A great follow up to The Secret Hour, this book is one that I, personally, found hard to put down...Westerfeld weaves a great story about the midnighters, people who can see the 'blue hour' and move about in it: Rex, Melissa, Jessica, Dess, and Jonathan. As before, it seems that trouble is brewing among the darklings, and one of the midnighters is in danger (I'm not the best at plot descriptions, in case you haven't already noticed, lol), and it is not Jessica. The story of the midnighters and basically history of Bixby is explored more in this book, and a few things are pulled together, but the third volume of the series still has a long way to go (guessing by how my side-plots splintered out of Touching Darkness)...and so I will happily await the third installment.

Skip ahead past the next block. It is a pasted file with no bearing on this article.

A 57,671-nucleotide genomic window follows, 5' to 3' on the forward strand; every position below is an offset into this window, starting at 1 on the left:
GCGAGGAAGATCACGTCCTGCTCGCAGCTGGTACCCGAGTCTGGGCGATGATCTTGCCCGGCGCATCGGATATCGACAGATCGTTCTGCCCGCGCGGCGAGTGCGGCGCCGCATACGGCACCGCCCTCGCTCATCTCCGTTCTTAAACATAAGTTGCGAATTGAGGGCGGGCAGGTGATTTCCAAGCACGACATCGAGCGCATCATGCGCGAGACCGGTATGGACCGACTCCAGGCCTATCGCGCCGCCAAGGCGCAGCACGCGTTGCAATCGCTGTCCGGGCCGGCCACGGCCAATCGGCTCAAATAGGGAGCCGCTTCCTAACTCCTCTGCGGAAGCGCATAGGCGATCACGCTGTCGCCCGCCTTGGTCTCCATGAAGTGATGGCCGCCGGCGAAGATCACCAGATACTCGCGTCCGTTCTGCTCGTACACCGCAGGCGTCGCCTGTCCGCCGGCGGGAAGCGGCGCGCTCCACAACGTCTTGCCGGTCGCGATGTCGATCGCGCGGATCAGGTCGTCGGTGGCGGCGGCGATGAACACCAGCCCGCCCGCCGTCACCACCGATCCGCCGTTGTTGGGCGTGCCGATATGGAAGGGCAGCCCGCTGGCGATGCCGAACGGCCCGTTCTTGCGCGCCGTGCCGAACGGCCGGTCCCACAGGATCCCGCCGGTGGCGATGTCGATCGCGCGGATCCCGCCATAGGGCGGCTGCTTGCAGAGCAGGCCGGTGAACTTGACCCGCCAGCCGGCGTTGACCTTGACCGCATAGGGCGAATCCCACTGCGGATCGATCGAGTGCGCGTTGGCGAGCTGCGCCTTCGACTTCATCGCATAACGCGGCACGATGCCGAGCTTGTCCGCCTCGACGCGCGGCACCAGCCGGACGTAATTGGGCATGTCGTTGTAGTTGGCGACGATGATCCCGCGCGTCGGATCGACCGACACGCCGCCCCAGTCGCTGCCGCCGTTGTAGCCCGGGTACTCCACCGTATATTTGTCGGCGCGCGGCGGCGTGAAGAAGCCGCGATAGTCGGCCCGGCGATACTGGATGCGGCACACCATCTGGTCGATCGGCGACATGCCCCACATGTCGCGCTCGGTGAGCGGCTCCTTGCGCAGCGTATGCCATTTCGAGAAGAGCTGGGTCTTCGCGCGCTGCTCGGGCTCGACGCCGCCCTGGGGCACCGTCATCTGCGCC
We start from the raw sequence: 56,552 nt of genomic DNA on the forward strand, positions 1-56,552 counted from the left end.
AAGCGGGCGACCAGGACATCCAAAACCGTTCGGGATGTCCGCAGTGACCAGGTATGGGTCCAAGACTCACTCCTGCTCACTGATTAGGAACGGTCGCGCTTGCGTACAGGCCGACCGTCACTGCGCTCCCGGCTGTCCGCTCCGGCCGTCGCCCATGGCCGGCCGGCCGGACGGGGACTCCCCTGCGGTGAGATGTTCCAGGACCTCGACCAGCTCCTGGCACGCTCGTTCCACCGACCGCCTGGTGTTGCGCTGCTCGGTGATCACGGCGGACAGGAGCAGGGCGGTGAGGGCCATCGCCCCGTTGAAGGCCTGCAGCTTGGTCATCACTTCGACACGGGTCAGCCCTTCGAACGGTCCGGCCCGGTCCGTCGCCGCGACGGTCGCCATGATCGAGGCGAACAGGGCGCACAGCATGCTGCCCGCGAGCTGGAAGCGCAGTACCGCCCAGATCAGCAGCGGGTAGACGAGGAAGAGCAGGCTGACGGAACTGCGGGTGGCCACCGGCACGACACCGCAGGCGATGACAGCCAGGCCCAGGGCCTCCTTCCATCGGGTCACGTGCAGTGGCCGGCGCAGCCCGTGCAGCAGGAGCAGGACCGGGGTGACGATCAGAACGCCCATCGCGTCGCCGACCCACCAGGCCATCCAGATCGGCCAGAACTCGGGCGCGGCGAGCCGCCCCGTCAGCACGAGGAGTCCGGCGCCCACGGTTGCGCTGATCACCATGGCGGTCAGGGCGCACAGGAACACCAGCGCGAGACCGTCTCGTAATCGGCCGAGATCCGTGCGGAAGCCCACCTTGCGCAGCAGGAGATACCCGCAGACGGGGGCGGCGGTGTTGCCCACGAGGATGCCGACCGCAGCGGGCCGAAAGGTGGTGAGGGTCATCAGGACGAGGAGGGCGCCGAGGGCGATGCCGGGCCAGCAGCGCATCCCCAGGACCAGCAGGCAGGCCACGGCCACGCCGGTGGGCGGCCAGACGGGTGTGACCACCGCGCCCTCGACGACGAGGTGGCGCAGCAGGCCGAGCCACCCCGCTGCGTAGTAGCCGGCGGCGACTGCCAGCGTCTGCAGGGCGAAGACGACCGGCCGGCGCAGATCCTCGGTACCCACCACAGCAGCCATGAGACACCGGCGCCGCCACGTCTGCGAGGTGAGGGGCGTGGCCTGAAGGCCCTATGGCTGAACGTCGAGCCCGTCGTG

The few complaints I have are as follows: Westerfeld uses the word 'maelstorm' way too many times to make the word, which normally is a good, mature adjective, into something forgetable. He used this once in Uglies, his other book which I am not finished reading, and I almost groaned at the thought of seeing this word another 5-billion times, but thankfully he only used it once there...I digress, however. This was not the major disappointment of the book. Just an annoyance. But the major complaint I had was that there weren't many interesting battle scenes up until the end, which was OK as it helped to focus on the characters but was also a bit of a let down. Westerfeld delves more into the midnighters and their fragile cooperation in this novel, relationships, etc, which is interesting. I was hoping to see more of Jessica, the kick-@$$ fire-bringer, but again, not really until the end. Still, it was a great, enjoyable read with a AWESOME ending, I think, semi-cliffhanger-ish but not to an extreme degree.
I would recommend this to all of my friends.